What is your brand? You may have heard this question before or have been asked by someone.
Your brand is who you say you are and of course who people think you are.
Being true to one’s own character or values in the face of external pressures means your brand stands for some greater purpose or ideal than making money. In reality, most consumers believe brands exist to earn profit, which makes any claims suspicious from the start. However, a few brands are perceived to be true to some inner value or tenet, some principle, which endures over time. This genuineness is attractive to those consumers who share the same value.
It is important to be single minded when defining your brand as you cannot be everything.
Your lifestyle, your expressions, your choices, location, network of friends, and consistent behaviour, define who you are and how you intend to achieve your goals. This applies to all things including countries, presidents, destinations, airlines, businesses, airlines, schools, entertainers and so much more.
Your brand can either attract or distract from your goals based on your consistency of behavior and the actions you take and believe it or not, companies and products have personalities too.
If your brand loses the trust of its customers, it loses its brand value and positioning which can ultimately leads to its death. Trust” is not a brand differentiator. It’s a requirement.
A case in sample is what happened in the banking sector in Nigeria in August 2009 where five banks were intervened by CBN for poor corporate governance and mismanagement of customer deposits.
On August 14, 2009 the CBN Governor Lamido Sanusi announced summary removal of top management of five banks offering the banks for sale to new investors, local or foreign.
At a media briefing he announced that the CBN was seizing top management of the banks and also stated that CBN had injected N400 billion ($2.5 billion) in bailout to the affected banks to ensure depositors and creditors to the banks did not lose their money. One of the reasons Sanusi gave for his action:
‘Excessively high level of non-performing loans in the five banks which was attributable to poor corporate governance practices, lax credit administration processes and the absence or non-adherence to the bank’s credit risk management practices.’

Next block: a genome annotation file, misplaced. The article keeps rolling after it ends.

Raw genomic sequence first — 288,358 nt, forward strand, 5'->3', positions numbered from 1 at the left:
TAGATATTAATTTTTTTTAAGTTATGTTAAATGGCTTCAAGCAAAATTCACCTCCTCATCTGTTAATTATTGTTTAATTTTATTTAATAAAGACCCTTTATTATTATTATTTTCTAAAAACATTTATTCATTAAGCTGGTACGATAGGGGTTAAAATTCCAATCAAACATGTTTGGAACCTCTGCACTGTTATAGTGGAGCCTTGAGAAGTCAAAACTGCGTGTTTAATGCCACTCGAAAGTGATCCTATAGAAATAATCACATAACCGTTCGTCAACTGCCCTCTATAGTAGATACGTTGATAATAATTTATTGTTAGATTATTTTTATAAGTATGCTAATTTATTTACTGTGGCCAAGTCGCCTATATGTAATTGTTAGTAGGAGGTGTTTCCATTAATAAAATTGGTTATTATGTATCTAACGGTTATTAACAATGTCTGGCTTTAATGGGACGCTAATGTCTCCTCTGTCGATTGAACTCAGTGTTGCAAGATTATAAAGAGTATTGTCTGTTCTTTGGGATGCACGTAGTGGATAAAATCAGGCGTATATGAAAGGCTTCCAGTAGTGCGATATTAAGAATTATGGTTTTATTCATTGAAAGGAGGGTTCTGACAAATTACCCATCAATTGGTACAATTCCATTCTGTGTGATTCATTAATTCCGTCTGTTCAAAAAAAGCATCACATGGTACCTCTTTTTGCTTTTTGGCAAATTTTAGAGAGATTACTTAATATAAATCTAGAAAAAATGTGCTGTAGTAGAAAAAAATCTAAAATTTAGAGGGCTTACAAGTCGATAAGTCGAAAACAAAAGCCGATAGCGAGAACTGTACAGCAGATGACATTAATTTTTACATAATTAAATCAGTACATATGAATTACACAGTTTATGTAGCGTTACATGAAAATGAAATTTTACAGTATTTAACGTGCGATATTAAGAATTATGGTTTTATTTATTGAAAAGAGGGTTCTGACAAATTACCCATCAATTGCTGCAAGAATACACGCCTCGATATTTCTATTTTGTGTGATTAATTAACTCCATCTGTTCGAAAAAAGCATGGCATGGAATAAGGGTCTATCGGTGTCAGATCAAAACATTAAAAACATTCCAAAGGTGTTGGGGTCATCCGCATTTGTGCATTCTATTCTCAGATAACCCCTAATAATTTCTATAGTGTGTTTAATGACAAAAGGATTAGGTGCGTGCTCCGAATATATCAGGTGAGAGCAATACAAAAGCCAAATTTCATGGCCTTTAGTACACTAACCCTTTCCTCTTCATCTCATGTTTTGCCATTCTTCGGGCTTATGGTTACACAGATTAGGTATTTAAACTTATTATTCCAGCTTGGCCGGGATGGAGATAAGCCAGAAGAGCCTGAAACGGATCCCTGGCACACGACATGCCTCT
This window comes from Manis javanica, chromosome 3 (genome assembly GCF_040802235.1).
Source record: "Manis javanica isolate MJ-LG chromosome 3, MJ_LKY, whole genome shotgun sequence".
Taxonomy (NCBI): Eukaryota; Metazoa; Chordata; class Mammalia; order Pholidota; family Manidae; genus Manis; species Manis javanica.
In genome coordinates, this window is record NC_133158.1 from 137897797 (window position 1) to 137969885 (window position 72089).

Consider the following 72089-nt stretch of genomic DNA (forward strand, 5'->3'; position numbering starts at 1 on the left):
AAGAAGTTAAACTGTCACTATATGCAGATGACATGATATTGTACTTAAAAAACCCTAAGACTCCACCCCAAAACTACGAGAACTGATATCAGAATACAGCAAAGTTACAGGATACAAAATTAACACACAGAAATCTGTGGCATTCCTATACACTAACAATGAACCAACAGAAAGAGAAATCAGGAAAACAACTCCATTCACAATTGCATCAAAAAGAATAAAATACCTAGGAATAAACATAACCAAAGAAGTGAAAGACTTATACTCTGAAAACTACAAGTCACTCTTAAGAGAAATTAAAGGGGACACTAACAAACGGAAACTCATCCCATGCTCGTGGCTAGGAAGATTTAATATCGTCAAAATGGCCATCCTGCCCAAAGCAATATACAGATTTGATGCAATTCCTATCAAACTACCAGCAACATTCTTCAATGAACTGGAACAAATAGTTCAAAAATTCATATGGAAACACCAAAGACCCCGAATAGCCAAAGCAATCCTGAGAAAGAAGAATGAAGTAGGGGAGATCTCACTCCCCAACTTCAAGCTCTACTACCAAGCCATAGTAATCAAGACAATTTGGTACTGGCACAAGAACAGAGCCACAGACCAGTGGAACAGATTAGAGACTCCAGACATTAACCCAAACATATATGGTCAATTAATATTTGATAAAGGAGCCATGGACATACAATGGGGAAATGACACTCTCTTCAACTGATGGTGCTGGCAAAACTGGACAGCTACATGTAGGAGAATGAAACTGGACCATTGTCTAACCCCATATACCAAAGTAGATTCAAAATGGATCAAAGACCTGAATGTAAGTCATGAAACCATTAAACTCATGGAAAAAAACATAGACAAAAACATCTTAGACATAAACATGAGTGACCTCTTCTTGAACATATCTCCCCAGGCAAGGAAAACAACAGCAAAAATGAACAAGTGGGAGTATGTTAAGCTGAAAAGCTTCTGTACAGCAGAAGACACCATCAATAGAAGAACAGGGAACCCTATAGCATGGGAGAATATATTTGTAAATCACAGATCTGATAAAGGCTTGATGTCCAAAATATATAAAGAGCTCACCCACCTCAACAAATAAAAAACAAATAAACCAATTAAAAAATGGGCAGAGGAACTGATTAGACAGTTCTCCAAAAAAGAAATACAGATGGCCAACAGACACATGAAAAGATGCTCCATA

Thus years of hard work by countless employees, marketing campaigns and perceived excellent service were wiped away in an instant.
The banks fell short of customer’s expectations and as such customers lined up to withdraw their funds. The banks were no longer trusted. Their reputation became flawed and even staff who considered themselves highly marketable were quick to resign and disengage themselves from the damaged brand institution they worked for.
The phrase, ‘Failed Banks’ became synonymous with the banks and subsequently most of them merged with stronger banks thus becoming extinct. They became dead brands.
Over the years, whilst the following examples didn’t elicit the death of the brands they surely went through perceived customer service failure and non delivery of brand promise, the 2010 BP Oil Spill, The 2009 Toyota Recall Crisis.
As global economies struggle to keep afloat, Africa has become the new location for business. A continent looked at for its resources and image of hunger and poverty has suddenly become the new destination for business sustainability. What can we say is actually the brandd image of Africa to others and ourselves? What is the brand personality of the many countries who make up the African continent and as brands what is our individual brand personality and brand essence.
Are we ready to take on global business and partner with companies, do we have the right human capital, infrastructure and brand values to uphold our economies and ensure we develop our communities, as every persons effort counts.
Our brand essence as individuals makes up our country and that of the continent and brand essence is what is felt when others interact with your brand.
It is this consistency of experience that causes us to trust a brand and must occur at every touchpoint, no matter how small or seemingly inconsequential. In addition to consistency, the other hallmark of a brand is differentiation — giving the customer a reason to choose your brand rather than your competitor’s brand.
So as opportunities abound in Africa you have to be sure you are ready to contribute to the continents growth and be a part of its solution?
Examine your brand’s vision and mission statements.
What need does your brand address?
What problem does it solve?
What is its lofty goal?
Are these ideals the brand can stand for?
Ask yourself what principles of doing business have never changed?
Ask your employees what they get excited about?
What values do they share?
What customer problem would they like to fix?
Ask your customers what issues matter to them.
Your brand will not be strong unless the entire organization, country understands and embraces everything you stand for, starting from the top.
Then you will be able to sustain continued profitability and contribute to economic growth holistically.